Seán Doran, Adamstown, Wexford

Wexford farmers Seán and Annette Doran with sons Padraig and Cillian and neighbour Rory Kelly.

Beef and sheep

“Farming is getting harder. Meal is getting dearer. All the inputs are dear. For myself, it’s getting less and less wanting to keep the thing.

"The young lads at home, they’re wanting to get into farming. You’d like to keep some sort of an enterprise for them because they’re into the cattle and sheep. We just have to keep going the best we can with it.

“For the small fella, no, there isn’t [a future in beef and sheep]. You need to be in the big numbers to make any kind of profit. That’s why we’ve a full-time job.

“It’s getting wet out on land. We’re not too bad now, we’re on high ground, so it’s not too bad for us yet. You can see the quality of grass, grass is wetter.

"The cattle are more runnier on it then as well. You’d be conscious of that. It’s going through them and you’d throw them out a bit of straw just to have a pick at their head to keep them right.”

Michael Lynch, Skibbereen, Cork

Cork farmer Michael Lynch.


“The weather is mixed. We had a tough spring, a dry summer and a wet autumn. We avoided probably a lot of the heavy rain in recent weeks. It’s definitely a tougher year than last year.

“We’re very much impacted [by the nitrates cut]. I’m in partnership with my son. He has a part-time job.

"We spent a lot of money in 2022 and now look, because of the banding, we’d have lost 20 cows if we didn’t take ground. That cost us a lot of money. Now, again, if it comes down to 220kg, we’ll lose another 15 cows.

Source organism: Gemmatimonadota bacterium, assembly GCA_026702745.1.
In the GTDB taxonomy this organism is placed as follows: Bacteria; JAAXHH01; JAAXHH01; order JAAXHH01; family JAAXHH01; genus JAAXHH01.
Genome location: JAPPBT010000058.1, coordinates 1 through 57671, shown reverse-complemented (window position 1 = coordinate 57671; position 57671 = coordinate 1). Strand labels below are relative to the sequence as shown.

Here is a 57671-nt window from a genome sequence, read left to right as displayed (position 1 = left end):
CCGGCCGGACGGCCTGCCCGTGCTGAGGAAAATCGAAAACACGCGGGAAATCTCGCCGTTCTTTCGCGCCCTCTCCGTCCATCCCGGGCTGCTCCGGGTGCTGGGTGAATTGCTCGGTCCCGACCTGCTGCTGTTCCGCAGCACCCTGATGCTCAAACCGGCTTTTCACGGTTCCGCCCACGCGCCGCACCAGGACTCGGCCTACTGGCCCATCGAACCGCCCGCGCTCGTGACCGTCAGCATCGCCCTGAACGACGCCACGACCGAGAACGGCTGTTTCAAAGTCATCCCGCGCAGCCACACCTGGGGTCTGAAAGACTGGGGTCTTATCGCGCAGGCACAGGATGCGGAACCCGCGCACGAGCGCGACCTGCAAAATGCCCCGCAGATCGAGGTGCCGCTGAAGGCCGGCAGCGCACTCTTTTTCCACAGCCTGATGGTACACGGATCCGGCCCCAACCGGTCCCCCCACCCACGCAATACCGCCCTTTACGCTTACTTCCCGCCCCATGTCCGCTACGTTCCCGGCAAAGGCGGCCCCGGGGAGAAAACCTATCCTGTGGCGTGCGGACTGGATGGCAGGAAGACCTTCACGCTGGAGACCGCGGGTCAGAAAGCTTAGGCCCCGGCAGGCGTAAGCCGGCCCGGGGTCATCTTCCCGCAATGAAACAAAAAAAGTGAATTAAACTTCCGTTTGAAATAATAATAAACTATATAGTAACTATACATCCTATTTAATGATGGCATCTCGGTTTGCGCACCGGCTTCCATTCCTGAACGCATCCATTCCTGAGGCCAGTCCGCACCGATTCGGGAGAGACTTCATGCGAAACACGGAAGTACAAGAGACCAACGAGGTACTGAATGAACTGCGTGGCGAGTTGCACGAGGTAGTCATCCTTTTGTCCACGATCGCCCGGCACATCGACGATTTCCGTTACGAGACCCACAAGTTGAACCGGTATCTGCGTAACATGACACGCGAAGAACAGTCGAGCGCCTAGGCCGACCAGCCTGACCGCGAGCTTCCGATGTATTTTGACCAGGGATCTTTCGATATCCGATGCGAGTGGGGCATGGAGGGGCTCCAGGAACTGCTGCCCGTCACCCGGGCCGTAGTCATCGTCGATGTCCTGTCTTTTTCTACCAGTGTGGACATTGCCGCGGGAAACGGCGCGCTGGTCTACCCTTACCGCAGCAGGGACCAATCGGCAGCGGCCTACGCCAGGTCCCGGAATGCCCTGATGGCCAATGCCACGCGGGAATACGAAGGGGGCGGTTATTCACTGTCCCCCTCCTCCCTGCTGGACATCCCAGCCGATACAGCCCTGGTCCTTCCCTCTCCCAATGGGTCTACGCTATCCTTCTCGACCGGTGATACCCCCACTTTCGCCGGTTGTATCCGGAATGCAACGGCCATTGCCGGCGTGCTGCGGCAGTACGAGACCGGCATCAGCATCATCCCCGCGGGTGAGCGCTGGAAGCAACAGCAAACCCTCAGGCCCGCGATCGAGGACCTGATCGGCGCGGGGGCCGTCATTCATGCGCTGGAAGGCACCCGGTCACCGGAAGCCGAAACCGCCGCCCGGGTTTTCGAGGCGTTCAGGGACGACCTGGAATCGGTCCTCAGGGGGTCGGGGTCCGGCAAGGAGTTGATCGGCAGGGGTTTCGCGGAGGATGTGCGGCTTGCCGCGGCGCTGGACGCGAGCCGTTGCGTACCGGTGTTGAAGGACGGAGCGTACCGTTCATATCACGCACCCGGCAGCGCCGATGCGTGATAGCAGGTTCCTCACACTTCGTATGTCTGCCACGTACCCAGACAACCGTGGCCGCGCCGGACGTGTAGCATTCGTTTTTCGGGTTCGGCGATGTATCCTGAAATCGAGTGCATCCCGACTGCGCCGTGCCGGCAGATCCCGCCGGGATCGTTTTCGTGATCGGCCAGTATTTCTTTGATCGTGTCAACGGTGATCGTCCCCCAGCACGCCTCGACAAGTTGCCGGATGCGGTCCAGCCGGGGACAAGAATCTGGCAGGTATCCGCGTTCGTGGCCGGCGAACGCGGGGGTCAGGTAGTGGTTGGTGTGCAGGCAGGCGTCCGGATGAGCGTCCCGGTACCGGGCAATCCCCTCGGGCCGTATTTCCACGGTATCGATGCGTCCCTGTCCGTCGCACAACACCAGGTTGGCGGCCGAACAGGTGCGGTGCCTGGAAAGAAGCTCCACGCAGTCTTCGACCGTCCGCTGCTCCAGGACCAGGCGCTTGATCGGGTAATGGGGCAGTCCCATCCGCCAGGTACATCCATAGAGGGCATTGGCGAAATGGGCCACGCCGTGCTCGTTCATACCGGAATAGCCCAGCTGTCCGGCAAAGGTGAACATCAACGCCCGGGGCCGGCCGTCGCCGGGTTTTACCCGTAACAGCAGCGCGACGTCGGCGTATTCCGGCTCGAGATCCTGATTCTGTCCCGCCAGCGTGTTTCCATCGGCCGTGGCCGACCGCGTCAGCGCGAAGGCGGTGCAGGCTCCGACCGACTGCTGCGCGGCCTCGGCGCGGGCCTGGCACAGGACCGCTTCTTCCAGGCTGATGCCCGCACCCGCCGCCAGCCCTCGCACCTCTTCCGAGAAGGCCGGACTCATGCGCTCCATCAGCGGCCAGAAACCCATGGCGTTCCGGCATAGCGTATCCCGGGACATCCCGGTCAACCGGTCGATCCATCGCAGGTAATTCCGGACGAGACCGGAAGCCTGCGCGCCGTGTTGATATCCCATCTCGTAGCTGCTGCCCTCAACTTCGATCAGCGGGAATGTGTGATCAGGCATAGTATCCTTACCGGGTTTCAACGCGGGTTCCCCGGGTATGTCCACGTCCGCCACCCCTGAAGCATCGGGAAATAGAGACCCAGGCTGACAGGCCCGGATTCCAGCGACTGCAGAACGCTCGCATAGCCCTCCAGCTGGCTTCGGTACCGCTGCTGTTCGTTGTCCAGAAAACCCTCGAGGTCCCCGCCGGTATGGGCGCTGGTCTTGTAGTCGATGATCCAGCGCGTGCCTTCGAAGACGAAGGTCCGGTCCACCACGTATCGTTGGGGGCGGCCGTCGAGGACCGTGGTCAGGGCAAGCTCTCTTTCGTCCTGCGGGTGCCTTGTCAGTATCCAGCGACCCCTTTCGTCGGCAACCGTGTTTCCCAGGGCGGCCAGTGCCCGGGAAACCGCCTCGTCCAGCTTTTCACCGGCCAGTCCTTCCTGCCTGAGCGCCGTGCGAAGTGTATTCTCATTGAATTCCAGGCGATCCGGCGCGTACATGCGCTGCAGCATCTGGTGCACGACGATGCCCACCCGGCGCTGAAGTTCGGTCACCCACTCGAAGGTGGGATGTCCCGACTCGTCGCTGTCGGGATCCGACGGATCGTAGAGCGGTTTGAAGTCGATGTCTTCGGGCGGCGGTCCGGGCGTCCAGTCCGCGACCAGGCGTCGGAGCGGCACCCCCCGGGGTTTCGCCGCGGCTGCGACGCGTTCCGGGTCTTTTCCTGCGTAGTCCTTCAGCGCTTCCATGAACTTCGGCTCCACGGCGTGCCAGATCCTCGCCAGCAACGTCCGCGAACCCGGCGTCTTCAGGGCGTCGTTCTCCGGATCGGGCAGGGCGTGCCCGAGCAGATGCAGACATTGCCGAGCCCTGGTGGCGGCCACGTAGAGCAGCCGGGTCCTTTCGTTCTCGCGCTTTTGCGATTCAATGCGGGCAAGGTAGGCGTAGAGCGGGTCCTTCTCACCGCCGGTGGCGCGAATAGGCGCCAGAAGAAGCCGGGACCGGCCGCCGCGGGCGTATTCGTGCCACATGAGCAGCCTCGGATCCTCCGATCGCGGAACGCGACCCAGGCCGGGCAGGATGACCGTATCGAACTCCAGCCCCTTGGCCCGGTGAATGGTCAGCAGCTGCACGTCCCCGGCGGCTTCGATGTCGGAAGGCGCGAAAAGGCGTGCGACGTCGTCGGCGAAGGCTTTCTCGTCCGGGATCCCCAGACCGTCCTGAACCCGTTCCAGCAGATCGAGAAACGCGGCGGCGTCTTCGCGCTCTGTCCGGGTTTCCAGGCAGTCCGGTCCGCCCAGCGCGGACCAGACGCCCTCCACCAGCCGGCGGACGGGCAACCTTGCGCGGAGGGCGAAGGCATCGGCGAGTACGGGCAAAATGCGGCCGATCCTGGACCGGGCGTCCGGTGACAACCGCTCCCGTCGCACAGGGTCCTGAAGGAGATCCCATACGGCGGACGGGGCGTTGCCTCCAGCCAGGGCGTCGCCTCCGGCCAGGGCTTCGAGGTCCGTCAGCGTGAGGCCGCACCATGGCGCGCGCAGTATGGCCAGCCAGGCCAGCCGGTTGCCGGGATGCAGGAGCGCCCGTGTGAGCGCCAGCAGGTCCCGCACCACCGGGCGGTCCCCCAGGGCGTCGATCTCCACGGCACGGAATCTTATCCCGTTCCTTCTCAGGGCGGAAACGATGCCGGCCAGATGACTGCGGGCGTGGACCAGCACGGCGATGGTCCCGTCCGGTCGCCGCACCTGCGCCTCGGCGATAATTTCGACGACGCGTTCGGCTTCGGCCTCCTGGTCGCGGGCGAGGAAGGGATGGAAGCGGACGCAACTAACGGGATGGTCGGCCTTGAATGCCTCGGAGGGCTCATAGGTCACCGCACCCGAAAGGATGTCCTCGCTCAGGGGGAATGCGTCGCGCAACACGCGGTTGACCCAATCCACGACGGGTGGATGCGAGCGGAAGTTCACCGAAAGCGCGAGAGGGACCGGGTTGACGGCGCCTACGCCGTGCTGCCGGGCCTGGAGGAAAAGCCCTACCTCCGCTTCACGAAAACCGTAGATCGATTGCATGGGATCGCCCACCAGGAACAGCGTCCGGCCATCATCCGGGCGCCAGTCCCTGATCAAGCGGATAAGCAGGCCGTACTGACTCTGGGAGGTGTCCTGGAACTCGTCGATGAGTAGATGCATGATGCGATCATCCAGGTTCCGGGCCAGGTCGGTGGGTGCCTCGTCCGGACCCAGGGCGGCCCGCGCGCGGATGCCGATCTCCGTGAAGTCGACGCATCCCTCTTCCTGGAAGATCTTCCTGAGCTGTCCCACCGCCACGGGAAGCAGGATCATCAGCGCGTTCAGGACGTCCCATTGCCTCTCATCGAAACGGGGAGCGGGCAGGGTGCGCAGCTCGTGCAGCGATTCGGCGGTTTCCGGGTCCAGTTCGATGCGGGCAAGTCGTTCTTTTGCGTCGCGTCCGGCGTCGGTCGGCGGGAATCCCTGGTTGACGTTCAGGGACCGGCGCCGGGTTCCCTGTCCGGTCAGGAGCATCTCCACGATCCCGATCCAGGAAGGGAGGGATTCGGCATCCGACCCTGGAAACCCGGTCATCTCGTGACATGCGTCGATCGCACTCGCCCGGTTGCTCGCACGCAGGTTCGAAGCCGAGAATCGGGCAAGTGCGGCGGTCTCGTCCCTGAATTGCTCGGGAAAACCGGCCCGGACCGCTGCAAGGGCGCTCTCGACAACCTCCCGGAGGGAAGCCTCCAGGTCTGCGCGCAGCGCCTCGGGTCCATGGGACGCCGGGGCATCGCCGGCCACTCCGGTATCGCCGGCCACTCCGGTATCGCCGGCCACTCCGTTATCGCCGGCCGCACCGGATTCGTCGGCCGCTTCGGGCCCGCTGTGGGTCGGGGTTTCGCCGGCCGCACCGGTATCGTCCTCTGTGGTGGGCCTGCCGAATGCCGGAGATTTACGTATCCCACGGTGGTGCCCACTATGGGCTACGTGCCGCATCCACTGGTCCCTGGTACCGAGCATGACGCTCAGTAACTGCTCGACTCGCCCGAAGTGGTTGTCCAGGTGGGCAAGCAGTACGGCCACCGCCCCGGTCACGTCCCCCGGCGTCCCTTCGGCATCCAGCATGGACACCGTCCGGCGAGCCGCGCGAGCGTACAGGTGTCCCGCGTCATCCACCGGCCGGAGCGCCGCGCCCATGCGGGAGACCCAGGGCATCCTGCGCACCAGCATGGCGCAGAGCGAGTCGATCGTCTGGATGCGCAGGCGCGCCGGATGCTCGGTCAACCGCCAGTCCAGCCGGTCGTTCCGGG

“I think farming is a long-term project. You have to plan for five years ahead. To think, two weeks ago we were told we’re down to 220kg and you couldn’t plan or budget or run a business that way.

“[Government], in just over 12 months, they seem to have forgotten the farmers. They felt like last year was such a good year, forget about them and it seems to be the bad word now – farming.”

Eamon O’Toole, Tipperary

Eamon O'Toole at Ploughing 2023.

Dairy and sucklers

“The milk was very good, but when we were getting 70c/l, we knew that that wouldn’t last, there would be a drop. You need to take the whole, round calendar.

“There is swings and roundabouts in everything and I am in the farming long enough that I saw lots of them downturns. This is a blip.

"You have to stay with it, seven days a week. It’s hard work, but if you enjoy it, it’s not work. And it will strengthen back up again.

“Young farmers that are new into it, they didn’t see this as much as lads like myself, but you need to be steady and stay with it.”

Eoin Kelleher, Cork

Eoin Kelleher at Ploughing 2023.


“It’s a combination of all the issues affecting farmers. The price of land is sky high. It doesn’t make any sense.

“I would imagine there might be another small bit of a fall [in milk prices], but it can’t fall much more. If it goes any further, it is going to cost people their livelihoods and the whole thing is going to crash.

"The inputs are stone mad too though. The prices have come down, but the inputs aren’t coming down at all.

“We saw last year was a fierce high, but where there is highs, there is lows. You just have to stick with it. I would image there is brighter days ahead, but it might not come for a long time because we are just after getting the good times.”